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BSI Insurance Brokers| Fire and Emergency NZ's Proposed Levy Increase


Fire and Emergency New Zealand recently proposed a significant increase in the levy on insurance policies to address a funding shortfall resulting from salary increases agreed upon in a collective wages agreement with firefighters. This blog explores the potential impact of this proposed levy increase on insurance policyholders and the concerns raised within the insurance industry.


Proposed Levy Increase and Funding Shortfall: To cover the funding shortfall caused by salary increases, Fire and Emergency New Zealand has suggested a 12.8% increase in the levy on insurance policies. According to a consultation paper, the organization deems expenditure reductions as unrealistic for meeting the costs of the settlement and addressing the funding shortfall while maintaining cash reserves. The paper states that capital expenditure reductions would require substantial cuts, which may not be feasible.


Insurance Council of New Zealand's Response: CEO Tim Grafton of the Insurance Council of New Zealand (ICNZ) expressed his concerns on LinkedIn regarding the timing of the levy consultation, which was released just before Easter, allowing only 14 business days for submissions during a holiday period. Grafton questions whether Fire and Emergency New Zealand has thoroughly explored potential efficiency gains and pledges to seek answers to such inquiries.


Government Loan and Repayment: Acknowledging the funding issue, the government will provide a loan of $NZ75.4 million ($70 million) to Fire and Emergency New Zealand, which will be repaid over a ten-year period. Although the loan offers short-term funding, Fire and Emergency emphasizes the need for additional funds to repay the government and cover projected deficits. Deferring levy increases would require another loan and create future financial challenges.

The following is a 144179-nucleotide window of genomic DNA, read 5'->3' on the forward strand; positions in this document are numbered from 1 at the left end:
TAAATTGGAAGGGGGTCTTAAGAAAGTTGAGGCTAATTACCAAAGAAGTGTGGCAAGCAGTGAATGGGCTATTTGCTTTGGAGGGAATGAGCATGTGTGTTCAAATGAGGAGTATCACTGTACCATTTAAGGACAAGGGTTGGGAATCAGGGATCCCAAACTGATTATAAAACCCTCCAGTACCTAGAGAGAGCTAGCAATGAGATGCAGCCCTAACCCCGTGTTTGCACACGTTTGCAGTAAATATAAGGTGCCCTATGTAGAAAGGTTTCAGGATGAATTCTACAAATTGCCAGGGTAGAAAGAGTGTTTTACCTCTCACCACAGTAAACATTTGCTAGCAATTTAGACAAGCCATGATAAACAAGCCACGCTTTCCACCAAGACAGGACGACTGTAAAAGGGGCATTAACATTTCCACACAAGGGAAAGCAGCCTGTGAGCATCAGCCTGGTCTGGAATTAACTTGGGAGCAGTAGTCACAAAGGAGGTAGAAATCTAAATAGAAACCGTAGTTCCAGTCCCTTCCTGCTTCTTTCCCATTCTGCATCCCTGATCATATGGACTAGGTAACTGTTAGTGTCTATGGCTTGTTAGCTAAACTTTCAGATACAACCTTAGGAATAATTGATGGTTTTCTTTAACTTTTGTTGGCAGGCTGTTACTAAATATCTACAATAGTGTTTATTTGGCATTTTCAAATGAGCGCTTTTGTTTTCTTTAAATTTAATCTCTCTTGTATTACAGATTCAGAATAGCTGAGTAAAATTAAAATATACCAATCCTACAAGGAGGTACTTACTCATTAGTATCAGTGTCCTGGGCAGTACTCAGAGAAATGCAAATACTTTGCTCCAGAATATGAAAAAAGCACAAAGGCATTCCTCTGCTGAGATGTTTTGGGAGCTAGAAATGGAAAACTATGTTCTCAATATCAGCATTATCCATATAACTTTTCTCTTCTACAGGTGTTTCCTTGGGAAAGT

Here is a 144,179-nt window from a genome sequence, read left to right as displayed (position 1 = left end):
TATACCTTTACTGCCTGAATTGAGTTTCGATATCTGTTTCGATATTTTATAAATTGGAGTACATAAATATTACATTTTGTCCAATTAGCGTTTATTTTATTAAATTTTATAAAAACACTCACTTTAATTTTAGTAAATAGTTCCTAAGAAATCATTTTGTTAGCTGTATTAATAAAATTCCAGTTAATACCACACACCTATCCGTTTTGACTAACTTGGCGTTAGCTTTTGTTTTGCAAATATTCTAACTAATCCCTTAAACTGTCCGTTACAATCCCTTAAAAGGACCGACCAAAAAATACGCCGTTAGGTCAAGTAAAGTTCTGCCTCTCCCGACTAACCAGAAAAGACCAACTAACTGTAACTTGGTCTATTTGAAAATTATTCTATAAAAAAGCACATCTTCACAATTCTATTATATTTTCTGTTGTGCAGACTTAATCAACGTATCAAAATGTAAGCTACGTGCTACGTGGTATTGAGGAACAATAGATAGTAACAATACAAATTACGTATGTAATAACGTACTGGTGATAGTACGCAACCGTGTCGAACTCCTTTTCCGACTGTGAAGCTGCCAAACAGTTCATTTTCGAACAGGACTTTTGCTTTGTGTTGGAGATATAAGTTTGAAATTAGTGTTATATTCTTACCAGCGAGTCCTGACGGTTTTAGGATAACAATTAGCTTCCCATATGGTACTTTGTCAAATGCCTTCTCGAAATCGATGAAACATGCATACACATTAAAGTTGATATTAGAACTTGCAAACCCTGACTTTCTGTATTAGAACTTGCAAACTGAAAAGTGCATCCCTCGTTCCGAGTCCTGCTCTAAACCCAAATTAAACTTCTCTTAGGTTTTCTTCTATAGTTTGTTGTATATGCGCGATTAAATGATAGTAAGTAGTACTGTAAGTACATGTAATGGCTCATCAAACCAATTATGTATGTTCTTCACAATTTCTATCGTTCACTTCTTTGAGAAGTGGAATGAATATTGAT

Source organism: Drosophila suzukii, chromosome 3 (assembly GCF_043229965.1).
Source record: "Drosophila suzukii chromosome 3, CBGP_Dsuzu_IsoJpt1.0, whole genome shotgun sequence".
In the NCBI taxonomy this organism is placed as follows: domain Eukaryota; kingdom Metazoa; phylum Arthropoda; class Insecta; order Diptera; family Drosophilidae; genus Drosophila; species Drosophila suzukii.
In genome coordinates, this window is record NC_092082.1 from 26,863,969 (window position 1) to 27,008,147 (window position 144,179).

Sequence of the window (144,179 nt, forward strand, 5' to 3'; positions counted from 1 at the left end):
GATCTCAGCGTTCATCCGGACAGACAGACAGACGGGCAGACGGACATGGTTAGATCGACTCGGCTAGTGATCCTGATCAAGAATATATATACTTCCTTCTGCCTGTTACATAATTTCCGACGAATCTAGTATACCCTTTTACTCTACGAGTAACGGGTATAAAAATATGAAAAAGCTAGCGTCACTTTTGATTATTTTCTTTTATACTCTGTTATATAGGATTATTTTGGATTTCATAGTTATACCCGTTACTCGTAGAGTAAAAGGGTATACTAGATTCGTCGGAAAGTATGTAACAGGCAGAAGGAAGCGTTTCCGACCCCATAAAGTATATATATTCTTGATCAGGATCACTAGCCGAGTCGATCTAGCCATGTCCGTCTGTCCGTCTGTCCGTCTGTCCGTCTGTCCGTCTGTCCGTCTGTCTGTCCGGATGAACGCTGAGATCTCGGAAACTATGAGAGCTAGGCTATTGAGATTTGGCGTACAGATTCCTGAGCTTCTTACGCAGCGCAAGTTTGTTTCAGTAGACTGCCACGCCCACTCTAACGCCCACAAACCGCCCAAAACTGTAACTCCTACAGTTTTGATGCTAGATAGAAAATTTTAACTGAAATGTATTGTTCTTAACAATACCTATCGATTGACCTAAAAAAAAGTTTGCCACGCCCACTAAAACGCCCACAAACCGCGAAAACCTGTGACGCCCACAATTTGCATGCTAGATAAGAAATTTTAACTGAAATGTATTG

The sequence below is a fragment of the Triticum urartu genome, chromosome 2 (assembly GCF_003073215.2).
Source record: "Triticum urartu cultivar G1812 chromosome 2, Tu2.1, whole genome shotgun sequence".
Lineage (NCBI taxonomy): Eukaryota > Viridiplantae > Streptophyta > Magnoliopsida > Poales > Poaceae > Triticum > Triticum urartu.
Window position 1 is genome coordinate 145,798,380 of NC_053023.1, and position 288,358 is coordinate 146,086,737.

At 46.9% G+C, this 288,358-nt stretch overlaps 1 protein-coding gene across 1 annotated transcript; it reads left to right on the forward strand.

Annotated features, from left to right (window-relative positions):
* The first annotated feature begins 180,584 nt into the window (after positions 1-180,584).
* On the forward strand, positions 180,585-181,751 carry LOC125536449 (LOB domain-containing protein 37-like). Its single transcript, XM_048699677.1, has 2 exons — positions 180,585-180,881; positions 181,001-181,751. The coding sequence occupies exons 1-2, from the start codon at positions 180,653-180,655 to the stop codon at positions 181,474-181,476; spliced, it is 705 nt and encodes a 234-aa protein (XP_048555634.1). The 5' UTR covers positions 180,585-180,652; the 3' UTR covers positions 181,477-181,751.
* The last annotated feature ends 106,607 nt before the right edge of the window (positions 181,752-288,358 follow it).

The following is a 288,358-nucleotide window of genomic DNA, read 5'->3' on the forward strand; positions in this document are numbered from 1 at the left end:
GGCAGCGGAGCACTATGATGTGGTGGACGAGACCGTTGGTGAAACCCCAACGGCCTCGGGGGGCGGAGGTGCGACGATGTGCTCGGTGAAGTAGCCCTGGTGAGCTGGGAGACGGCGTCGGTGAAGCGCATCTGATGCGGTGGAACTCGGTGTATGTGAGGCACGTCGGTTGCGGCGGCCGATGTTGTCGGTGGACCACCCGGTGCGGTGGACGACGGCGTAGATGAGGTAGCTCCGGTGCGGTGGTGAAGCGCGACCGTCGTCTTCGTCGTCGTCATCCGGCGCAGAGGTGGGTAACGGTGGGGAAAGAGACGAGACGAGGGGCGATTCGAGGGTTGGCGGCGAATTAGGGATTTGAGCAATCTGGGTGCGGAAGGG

Proposed Approach and Impact on Policyholders: Fire and Emergency suggests increasing the transitional levy now to mitigate the impacts over the years and maintain minimum cash reserves. However, this means policyholders would face increased levies for two financial years starting from July 1, 2024. Levies on property and motor vehicle insurance contribute significantly to Fire and Emergency's revenue, while a Crown contribution of $NZ10 million ($9.3 million) supports public goods and services.


Implications of Wages Settlement: Fire and Emergency reached a wages settlement with the New Zealand Professional Firefighters Union in December, which will result in increased costs across various aspects such as fleet, equipment, and frontline staffing levels. The consultation paper states that these additional costs cannot be accommodated within existing funding levels, leading to projected deficits over the next five years.


The proposed levy increase by Fire and Emergency New Zealand has sparked concerns within the insurance industry. While the organization seeks to address a funding shortfall resulting from a wages settlement, the impact on insurance policyholders is a subject of debate. As the consultation process unfolds, it remains to be seen how the proposed levy increase will be received and whether alternative solutions can be explored to ensure the financial stability of Fire and Emergency New Zealand without imposing undue burdens on policyholders.


Resource: FENZ proposes 13% levy hike (covernote.co.nz)

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